Kaitlin Howard winner Best Fringe Performance at Manchester Theatre Awards 2015
Philip Larkin famously coined a phrase describing the way in which parents unintentionally warp the lives of their offspring. According to ‘The Alphabet Girl’, by Renny Krupinski, Larkin didn’t know the half of it.
In the present day Ivy Winner (sole performer Kaitlin Howard) takes lovers in alphabetical order of their names. This obsessive approach may be attributed to her upbringing and she affectionately recalls the unorthodox behaviour of her grandmother Maisy and her mother Lily. Yet flashbacks to the past reveal a darker truth that lies behind apparently innocent expressions and may be shaping a tragedy in the present. Krupinski’s script is beautifully constructed with clues hidden in the dialogue that achieve a horrible significance at a later stage. In fact the script is so literate and evocative that at times you wonder if the characters, soaked in gin and overcome by bitterness, would be quite so eloquent in real life. Or perhaps the elegance of the script helps cover some inconsistencies – it is hard to work out the timeline for key events revealed in the final scene.
The play is essentially a psychological chiller in the style of Martin McDonagh but, possibly to achieve maximum shock effect, Krupinski conceals its true nature for some time. The initial impression is that of a series of character studies and Howard’s initially naturalistic performance helps to maintain the deception. Krupinski picks up the pace as the play progresses and makes excellent use of sound effects to achieve a striking conclusion.
Kaitlin Howard gives a remarkable performance creating three very different characters. The rather gushing and somewhat naïve Ivy gives way to the embittered Maisy whose love life is described as never getting above tepid yet who regarded her courtship as the happiest days of her life. Lily is a particular triumph; Howard adopts an accent that shows no trace of her humble origins and makes Lily’s defensive use of her body and brittle nature frightening rather than eccentric. The characters draw sympathy being depicted sharing the urge to escape, whether from a squalid home life or an inappropriate sexuality, but Howard ensures that the sneaky and sly self-justification of the deceiver is also apparent.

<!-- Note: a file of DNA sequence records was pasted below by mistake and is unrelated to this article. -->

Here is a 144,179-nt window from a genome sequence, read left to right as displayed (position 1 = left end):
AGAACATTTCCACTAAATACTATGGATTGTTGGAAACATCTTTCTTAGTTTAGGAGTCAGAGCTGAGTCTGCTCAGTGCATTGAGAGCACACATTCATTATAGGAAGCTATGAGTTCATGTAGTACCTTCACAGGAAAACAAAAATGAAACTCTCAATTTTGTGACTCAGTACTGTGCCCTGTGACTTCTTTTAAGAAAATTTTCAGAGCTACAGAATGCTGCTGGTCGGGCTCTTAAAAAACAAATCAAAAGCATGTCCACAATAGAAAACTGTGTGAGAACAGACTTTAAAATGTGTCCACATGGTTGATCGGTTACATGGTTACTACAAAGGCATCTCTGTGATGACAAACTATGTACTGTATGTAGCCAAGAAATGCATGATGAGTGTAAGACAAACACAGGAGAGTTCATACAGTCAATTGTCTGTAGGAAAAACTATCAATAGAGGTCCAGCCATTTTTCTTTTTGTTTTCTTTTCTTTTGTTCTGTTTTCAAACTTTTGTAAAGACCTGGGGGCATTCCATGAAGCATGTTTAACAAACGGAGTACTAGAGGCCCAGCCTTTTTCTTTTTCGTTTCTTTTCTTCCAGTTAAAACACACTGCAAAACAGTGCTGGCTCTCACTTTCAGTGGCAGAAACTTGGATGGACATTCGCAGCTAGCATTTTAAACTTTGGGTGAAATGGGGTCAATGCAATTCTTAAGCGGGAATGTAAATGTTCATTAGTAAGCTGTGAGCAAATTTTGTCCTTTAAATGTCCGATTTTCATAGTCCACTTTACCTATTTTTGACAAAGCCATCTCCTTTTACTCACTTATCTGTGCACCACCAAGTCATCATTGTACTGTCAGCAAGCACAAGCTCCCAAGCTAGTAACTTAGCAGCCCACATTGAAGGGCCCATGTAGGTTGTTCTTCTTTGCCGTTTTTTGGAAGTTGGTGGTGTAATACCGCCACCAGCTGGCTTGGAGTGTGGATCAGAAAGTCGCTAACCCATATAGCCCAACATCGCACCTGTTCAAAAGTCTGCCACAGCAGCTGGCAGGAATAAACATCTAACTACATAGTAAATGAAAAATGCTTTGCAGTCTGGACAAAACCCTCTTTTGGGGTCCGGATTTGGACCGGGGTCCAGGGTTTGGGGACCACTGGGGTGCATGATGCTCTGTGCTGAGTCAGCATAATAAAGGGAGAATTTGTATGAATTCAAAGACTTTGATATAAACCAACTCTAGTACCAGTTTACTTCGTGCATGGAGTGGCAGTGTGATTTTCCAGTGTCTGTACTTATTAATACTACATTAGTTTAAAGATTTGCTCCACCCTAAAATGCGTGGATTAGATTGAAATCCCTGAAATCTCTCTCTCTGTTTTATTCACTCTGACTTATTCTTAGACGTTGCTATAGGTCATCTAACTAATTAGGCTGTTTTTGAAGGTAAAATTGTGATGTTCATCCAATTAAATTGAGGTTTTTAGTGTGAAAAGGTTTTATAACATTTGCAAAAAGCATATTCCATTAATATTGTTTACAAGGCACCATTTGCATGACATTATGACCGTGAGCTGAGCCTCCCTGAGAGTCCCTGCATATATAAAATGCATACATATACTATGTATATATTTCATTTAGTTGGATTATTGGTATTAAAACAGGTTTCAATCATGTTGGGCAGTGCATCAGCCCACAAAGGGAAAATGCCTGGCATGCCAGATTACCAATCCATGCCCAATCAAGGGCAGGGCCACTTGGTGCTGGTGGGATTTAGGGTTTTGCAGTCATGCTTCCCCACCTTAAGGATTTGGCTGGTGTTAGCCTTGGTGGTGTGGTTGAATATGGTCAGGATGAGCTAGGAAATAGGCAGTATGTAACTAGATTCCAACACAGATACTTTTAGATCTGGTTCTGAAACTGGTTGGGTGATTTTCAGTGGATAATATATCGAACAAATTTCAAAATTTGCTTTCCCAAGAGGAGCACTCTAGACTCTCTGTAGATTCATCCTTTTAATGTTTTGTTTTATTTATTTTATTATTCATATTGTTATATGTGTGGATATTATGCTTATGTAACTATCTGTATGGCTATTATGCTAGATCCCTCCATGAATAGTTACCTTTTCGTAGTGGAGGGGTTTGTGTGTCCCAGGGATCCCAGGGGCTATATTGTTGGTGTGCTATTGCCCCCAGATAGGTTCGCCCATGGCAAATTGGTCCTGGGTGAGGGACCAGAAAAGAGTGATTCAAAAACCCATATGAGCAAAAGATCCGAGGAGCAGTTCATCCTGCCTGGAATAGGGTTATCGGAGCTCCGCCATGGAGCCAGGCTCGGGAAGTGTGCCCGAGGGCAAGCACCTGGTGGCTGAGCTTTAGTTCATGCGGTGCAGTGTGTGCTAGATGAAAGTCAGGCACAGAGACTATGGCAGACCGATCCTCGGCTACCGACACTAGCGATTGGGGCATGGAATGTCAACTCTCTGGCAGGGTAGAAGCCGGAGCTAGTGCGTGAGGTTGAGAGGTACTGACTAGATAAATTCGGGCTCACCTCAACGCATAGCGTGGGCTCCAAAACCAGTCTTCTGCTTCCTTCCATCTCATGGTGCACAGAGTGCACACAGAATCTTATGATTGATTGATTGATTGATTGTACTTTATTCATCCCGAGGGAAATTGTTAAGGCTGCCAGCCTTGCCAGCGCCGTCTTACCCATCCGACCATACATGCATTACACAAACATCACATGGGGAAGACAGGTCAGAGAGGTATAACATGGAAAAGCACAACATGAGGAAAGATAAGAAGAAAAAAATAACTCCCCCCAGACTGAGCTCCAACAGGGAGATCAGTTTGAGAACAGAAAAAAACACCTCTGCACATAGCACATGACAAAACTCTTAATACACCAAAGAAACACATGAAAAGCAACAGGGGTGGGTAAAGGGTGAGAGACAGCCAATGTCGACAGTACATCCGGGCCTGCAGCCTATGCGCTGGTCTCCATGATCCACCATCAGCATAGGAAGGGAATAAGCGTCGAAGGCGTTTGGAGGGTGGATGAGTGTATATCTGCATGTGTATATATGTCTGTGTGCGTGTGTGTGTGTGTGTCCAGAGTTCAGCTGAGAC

‘The Alphabet Girl’ remains a powerful play with a superb central performance.
Reviewer: David Cunningham
Comment by Diana Stenson
As David outlines here we have one performer, Kaitlin Howard, taking on the three roles of Grandmother, Mother, and Daughter. The time span goes back to WW1 slums, WW2 blitz, swinging Sixties, and the present. I found the chronology switches a bit difficult to follow despite clues but the simmering background rests on these three rackety women with a destructive genetic inheritance of always picking the Wrong Man, or failing to keep a Mr.Right. This is a considerable challenge for Howard who takes her time settling into the first two monologues but she gradually relaxes into the roles and smoothly takes charge of all three. Each character is recalling their own past, or being remembered by the other two. Krupinski has skilfully created this female trio who one could describe as “goers” but non too likeable and certainly not best friend material. They betray husbands, steal daughters boyfriends, hush babies with gin and maybe even commit the ultimate sin. Unlike my colleague, this draws no sympathy from me.
Not every actor would or could take on these demands. Kaitlin Howard bravely copes with it all.
Comment by Kevin Bourke
I found this piece enthralling and, like my colleagues, think that Kaitlin Howard delivers a bravura performance in a difficult series of roles. I also feel there’s something to be said for keeping an audience ever-so-slightly off-balance with the shifts in time and perspective, appreciating the somewhat dream-like quality this lends to the otherwise precise and often poetic monologues. Or maybe that’s just me as I admit I’d missed most of the subtle clues to the shocking denouement! Not flawless, and I agree that the pacing early on doesn’t do poor Kaitlin any favours, but a highly intriguing piece that amply repays the attention of any intelligent and patient audience.